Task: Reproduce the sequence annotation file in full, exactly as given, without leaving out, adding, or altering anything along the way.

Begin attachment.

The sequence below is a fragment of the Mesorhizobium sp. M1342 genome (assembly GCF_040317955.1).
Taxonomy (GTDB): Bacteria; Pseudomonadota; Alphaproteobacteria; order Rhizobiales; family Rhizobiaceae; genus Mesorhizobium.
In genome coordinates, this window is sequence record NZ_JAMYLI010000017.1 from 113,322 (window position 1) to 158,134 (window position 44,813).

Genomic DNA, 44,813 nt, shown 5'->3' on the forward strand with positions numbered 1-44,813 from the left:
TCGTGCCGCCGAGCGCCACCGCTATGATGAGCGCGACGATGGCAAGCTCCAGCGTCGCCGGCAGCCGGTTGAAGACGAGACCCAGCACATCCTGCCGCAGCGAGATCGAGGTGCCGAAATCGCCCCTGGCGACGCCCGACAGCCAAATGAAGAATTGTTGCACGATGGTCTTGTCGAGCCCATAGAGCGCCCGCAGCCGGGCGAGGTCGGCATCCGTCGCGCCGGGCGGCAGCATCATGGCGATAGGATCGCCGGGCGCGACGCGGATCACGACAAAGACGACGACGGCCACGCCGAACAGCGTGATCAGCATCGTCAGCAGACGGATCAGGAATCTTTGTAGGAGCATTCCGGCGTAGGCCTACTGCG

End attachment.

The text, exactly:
The sequence below is a fragment of the Mesorhizobium sp. M1342 genome (assembly GCF_040317955.1).
Taxonomy (GTDB): Bacteria; Pseudomonadota; Alphaproteobacteria; order Rhizobiales; family Rhizobiaceae; genus Mesorhizobium.
In genome coordinates, this window is sequence record NZ_JAMYLI010000017.1 from 113,322 (window position 1) to 158,134 (window position 44,813).

Genomic DNA, 44,813 nt, shown 5'->3' on the forward strand with positions numbered 1-44,813 from the left:
TCGTGCCGCCGAGCGCCACCGCTATGATGAGCGCGACGATGGCAAGCTCCAGCGTCGCCGGCAGCCGGTTGAAGACGAGACCCAGCACATCCTGCCGCAGCGAGATCGAGGTGCCGAAATCGCCCCTGGCGACGCCCGACAGCCAAATGAAGAATTGTTGCACGATGGTCTTGTCGAGCCCATAGAGCGCCCGCAGCCGGGCGAGGTCGGCATCCGTCGCGCCGGGCGGCAGCATCATGGCGATAGGATCGCCGGGCGCGACGCGGATCACGACAAAGACGACGACGGCCACGCCGAACAGCGTGATCAGCATCGTCAGCAGACGGATCAGGAATCTTTGTAGGAGCATTCCGGCGTAGGCCTACTGCG